We kept the rental car an extra day, since Monday was a holiday, and dropped off a load at Goodwill. We also picked up a few things at IKEA and the Container Store.
Now all that’s left is to hang pictures! We’ve found that it’s best to save the final decorating touches for at least a few days, while we get used to the space and the light levels. Sometimes we change our minds about where furniture will be, and it makes more sense to get that settled before pounding nail holes in the walls.
Because we didn’t have very much stuff to move, we were able to take our time. We had photos and measurements from our first viewing of a similar unit, and we’d spent time at our weekly status meeting drawing out diagrams and figuring out what went where. Many of the early loads got unpacked directly into their place, partly because we needed to reuse the empty moving cartons. I had a small “box of holding” that I used to do each kitchen and bathroom drawer separately, while carrying a small backpack with stuff from the fridge and freezer. I would walk over, unpack the box into its new drawer, unload the backpack, and do something like hang up the shower curtain or put sheets on the bed. This meant about a ten-minute turnaround. With this method, we eliminated the middle stage of a dozen box towers, all labeled ‘MISC.’ It was like magic!
Just as we’ve done every time we’ve moved, we’ve gone through two stages. We got rid of a bunch of stuff that we knew wouldn’t fit before we even started packing. We had a pretty solid estimate of how many boxes we’d need, and we bought sixteen small book boxes and ten large boxes. It would have helped to have another half-dozen small boxes, but we were fine without them. After the move, we had another round of culling to do. Even on the first day, we knew that our next move will involve even less stuff than this one did.
The point of minimalism is to focus on what is most important to you in life. Experiences, not things, and it should also be emphasized that the experience of daily life is most important of all. We prefer to live in a streamlined space where we have room to relax, room to cook, room to live. The better we get at this, the more we can enjoy fringe benefits, such as an efficient, straightforward minimalist move.
Note: I continued my twenty-five-year streak of getting my full cleaning deposit back. This amount was roughly equivalent to what I spent buying myself a nice new wicker easy chair for the front porch.
We’re moved into our new “junior one bedroom” apartment. That’s real-estate-ese for “studio apartment that costs more.” There are a lot of legal restrictions in real estate that encourage truth in advertising, but in reality, you have to check it out for yourself. Beware the “peek view,” for instance. Lean over and see it for yourself before you pay a significant markup. We’re much too frugal to ever take a hotel room with a view, and daily living at home can cost even more. Anyway. Suffice to say that our studio isn’t a “studio” because it comes with a room divider. It’s missing a lot else, almost all of which is kitchen storage.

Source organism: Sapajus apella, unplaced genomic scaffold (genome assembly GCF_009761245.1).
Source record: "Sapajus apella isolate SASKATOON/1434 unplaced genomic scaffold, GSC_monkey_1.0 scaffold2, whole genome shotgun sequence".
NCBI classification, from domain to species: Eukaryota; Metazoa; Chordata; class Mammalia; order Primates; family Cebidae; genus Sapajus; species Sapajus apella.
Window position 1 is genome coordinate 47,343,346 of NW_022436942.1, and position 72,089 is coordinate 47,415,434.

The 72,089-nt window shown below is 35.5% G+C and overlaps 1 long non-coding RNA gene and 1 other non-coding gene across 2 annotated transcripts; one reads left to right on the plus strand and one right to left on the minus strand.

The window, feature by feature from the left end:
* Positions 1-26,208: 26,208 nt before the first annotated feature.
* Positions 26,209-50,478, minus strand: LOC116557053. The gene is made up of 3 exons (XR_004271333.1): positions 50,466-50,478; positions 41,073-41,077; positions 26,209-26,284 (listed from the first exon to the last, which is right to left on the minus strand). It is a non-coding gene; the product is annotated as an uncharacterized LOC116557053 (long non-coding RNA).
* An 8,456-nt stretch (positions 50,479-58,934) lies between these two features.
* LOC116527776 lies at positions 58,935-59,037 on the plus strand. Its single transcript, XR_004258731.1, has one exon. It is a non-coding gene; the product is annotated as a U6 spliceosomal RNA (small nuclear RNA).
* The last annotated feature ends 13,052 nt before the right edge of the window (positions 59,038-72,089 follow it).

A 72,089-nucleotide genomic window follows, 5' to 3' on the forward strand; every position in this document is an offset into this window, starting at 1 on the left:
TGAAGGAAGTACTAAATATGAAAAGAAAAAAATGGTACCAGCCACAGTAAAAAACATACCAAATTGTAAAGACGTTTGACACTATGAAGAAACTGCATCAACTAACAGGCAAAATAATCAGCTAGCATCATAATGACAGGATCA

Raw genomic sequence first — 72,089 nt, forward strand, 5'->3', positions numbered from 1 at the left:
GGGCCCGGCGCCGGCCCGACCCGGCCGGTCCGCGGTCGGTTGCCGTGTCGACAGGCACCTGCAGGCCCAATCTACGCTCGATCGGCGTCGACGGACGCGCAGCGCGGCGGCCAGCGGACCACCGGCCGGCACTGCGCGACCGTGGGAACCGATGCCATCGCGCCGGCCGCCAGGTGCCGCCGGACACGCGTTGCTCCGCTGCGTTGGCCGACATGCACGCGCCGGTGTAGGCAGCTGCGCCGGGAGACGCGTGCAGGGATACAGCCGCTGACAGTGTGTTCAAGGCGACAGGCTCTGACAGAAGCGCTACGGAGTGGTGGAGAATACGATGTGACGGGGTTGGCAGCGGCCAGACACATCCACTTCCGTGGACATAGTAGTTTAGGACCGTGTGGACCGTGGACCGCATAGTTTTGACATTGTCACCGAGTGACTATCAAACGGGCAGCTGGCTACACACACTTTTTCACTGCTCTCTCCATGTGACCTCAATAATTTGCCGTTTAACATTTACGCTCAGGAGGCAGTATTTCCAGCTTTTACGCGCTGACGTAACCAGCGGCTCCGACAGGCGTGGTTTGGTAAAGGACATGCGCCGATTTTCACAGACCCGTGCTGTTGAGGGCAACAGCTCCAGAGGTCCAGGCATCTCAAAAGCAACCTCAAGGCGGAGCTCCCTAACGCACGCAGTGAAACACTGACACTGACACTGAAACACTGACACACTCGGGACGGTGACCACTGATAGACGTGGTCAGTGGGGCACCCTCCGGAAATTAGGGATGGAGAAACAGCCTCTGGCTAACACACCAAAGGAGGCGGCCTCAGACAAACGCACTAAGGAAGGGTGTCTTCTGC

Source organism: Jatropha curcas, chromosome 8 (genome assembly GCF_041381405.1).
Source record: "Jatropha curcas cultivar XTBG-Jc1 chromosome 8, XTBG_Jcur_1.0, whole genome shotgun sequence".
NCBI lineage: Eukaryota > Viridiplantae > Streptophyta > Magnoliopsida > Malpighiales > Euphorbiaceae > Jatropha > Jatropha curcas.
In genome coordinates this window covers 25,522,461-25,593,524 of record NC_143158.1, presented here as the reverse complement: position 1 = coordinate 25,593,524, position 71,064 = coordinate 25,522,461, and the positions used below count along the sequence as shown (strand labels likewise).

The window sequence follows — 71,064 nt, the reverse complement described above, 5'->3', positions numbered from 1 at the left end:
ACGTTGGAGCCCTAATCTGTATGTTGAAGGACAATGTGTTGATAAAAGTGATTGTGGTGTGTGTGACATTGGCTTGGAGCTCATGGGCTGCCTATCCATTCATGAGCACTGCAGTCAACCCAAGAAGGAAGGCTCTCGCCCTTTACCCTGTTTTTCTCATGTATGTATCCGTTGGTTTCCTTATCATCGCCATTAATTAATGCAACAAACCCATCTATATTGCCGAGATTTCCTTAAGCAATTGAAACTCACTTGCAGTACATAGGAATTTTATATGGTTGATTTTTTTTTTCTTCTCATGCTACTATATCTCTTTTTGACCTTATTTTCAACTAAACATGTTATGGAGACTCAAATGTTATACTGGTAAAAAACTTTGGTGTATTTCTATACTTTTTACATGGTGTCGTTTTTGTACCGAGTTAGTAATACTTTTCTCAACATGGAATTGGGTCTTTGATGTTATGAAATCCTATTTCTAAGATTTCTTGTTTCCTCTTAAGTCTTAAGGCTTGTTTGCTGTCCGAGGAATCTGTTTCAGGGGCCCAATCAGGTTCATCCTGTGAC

What I’m going to do is to break down the numbers behind the decision to let go of what can be very emotional attachments to very aspirational kitchen items.
Aspirational items are things we buy because they symbolize a better life. Often, they never get used; they just sit there, trophies toward an image of ourselves that we don’t like enough to live it out every day. Aspirational kitchens are so full of stuff that very little cooking goes on in them. They’re like showrooms.
A stand mixer is the big one for a lot of people. By “big,” I mean physically big, because these things are almost always too tall for the available cabinets. They live on the countertop. This is part of why they’re aspirational. They’re designed to be seen and admired. The stand mixer symbolizes a capital investment in that kitchen. I BAKE. These things are expensive for most people, and the decision to let one go would be emotionally impossible for many.
I never bought one.
I could have a stand mixer if I wanted, sure. I could buy one today. I just refuse to give up that much countertop space. The other reason is that if I baked often enough to justify the kitchen real estate it would require, my husband and I would both probably gain 15-30 pounds the first year. When we choose where to live, we can base the decision on a kitchen without needing to accommodate the huge, expensive, weight-gain-inducing stand mixer of the aspirational kitchen.